Exhibition::Remixing Charm : Post-Painterly Art of The Local:Kolkata:03-25 July 2015
Art News & Views

Random Strokes

Etc, Etc.

 

by Rumi Banerjee

Visual Puns

“I am the promise which cannot be kept and my charms lies in just that, I am the sweetness of what is, with the regret for what is not....”

Predominantly a conceptual and political artist, her work reflects her position as a feminist South Asian American. She creates a woman's world. Jaishri Abichandani explores the expansion and scope of a woman's life and world with her range of experiences. She masterfully synthesized research about woman's body languages and psyche as well as their different roles in the society. She captures the nuanced complexities of its contemporary reality. In the works of mind-bending effect, she explores the diversity and tensions of this world, delving in the zones where light and darkness momentarily touch. In the process, she purposefully lets stereotypes clash with each other and suddenly evaporate. As if providing her counterpoint to the seemingly harmonious fixity of such stereotypes, Abichandani appears to suggest the ever-shifting, inherently subverting impulse towards metamorphosis that is life itself. Her practice manifests as installations, sculptures, paintings, events, and exhibitions focusing on issues of gender and power. Working in a range of mediums including painting, sculpture, video, and photography, the Mumbai-born, New York-based artist investigates, through the prism of her gendered perspective, themes of power, violence, and vulnerabilities that are embedded in the political, social, and cultural sphere of contemporary society.  She was also a participating artist in Gen-Next IV, at Aakriti Art gallery at Kolkata.  The physical artwork she makes encircle multiple aesthetics to examine the implications of individual, political, and spiritual choices, especially in exploring contradiction and moral ambivalence. Symmetry, repetition, visual puns, and dark humors are some of the strategies she employs to investigate complex socio- political issues, often using the internet and social networking sites for contemporary source material, narratives, and images.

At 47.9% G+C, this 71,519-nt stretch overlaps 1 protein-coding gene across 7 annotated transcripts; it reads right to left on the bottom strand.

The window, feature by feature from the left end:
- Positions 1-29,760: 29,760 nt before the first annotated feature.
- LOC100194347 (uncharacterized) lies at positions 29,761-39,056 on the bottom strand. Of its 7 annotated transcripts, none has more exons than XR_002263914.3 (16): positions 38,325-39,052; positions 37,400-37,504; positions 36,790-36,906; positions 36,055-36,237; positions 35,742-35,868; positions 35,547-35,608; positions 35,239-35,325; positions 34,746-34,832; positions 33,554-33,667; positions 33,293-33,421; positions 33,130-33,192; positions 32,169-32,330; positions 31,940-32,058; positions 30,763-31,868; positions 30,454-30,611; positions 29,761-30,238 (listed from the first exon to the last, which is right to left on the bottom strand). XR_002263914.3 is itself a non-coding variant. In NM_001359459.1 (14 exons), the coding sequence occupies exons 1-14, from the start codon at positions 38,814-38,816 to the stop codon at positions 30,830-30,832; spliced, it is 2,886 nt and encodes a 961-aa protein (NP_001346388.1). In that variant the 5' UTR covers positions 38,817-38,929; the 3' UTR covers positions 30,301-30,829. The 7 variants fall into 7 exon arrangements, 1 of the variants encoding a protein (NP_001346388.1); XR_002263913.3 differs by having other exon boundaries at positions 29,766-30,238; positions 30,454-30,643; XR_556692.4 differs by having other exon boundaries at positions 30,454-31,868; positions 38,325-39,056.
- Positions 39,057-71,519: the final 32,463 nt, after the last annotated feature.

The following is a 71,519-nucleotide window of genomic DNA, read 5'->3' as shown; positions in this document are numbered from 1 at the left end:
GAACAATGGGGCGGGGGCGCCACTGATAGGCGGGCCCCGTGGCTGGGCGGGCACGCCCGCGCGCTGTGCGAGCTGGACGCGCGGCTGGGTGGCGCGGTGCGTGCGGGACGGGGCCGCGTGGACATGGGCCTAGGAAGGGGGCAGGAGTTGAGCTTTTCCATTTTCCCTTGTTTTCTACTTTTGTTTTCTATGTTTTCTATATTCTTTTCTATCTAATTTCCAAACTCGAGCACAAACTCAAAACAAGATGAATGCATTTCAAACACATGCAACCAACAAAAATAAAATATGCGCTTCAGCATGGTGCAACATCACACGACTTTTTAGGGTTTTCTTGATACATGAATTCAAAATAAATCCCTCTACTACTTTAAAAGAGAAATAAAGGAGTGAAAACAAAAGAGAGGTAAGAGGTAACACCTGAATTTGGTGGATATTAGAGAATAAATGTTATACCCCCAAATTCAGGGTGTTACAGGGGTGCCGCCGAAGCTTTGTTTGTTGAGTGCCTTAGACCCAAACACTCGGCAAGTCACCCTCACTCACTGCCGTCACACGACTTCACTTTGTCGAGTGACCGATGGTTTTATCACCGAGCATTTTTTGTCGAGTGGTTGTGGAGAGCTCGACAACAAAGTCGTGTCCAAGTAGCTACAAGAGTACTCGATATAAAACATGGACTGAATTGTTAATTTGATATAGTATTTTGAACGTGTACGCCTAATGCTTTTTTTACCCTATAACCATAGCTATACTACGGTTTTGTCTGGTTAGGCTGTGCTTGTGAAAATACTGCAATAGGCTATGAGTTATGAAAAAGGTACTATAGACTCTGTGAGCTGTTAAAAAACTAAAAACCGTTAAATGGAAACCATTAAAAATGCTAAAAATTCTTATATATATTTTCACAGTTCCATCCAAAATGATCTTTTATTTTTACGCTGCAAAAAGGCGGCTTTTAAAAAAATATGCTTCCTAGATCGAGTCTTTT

A Bizarre Solitude

Her work ranges from paintings to photography, drawings, and different objects she molds as she requires them to be used. I V Toshain, the young Bulgarian Artist's multilayered images reveal the underlying disturbances that happen in a culture that celebrates youth and worships physical attractiveness. The artist uses transparencies on top of drawings with beasts and demons emerging like an x-ray from the smooth skin and hair of the youthful subject.

She creates a platform for her fascination with globally relevant topics like romanticism, mankind, sentimentality and the ancient image of a noble savage. Her landscapes re-emerge as a metaphor and as a screen for projection. Nature and man, is at the center of her work. The painting does not drain itself in the combination of “Man and Landscape”; it possesses a much wider spectrum, operating with an outlandish behavior and psychedelic accents. One notices a strong tendency towards natural mysticism. It is immersed by Utopia and longing. Elapsed visions of the future. Encountering impressions of another world.  One needs to regard Toshain's pictures from a different perspective  they also remind us we are not living in a fantasy world. A world that is not only idyllic but is also fractured. There is much good to dream, but it carries evil in its wake. The break in modern art between the world and the individual, between fantasy and reality.

She has done post graduation from the Academy Brera at Milano and graduated from the academy of Fine Arts, Vienna. She began her artistic career with exhibitions in Vienna as well as Bulgaria, Romania, Turkey, Mexico, USA. In 2006, Toshain became the finalist of the “Diesel new Art Award” in Vienna. She was also selected for Gen Next III at Aakriti Art Gallery at Kolkata. Her concepts deal with life and death and have a strong visual appeal. In her works she has attempted to build up a synthesis between plants, human, animal parts, glamour and inferno.

 

The Bald-Headed Protagonist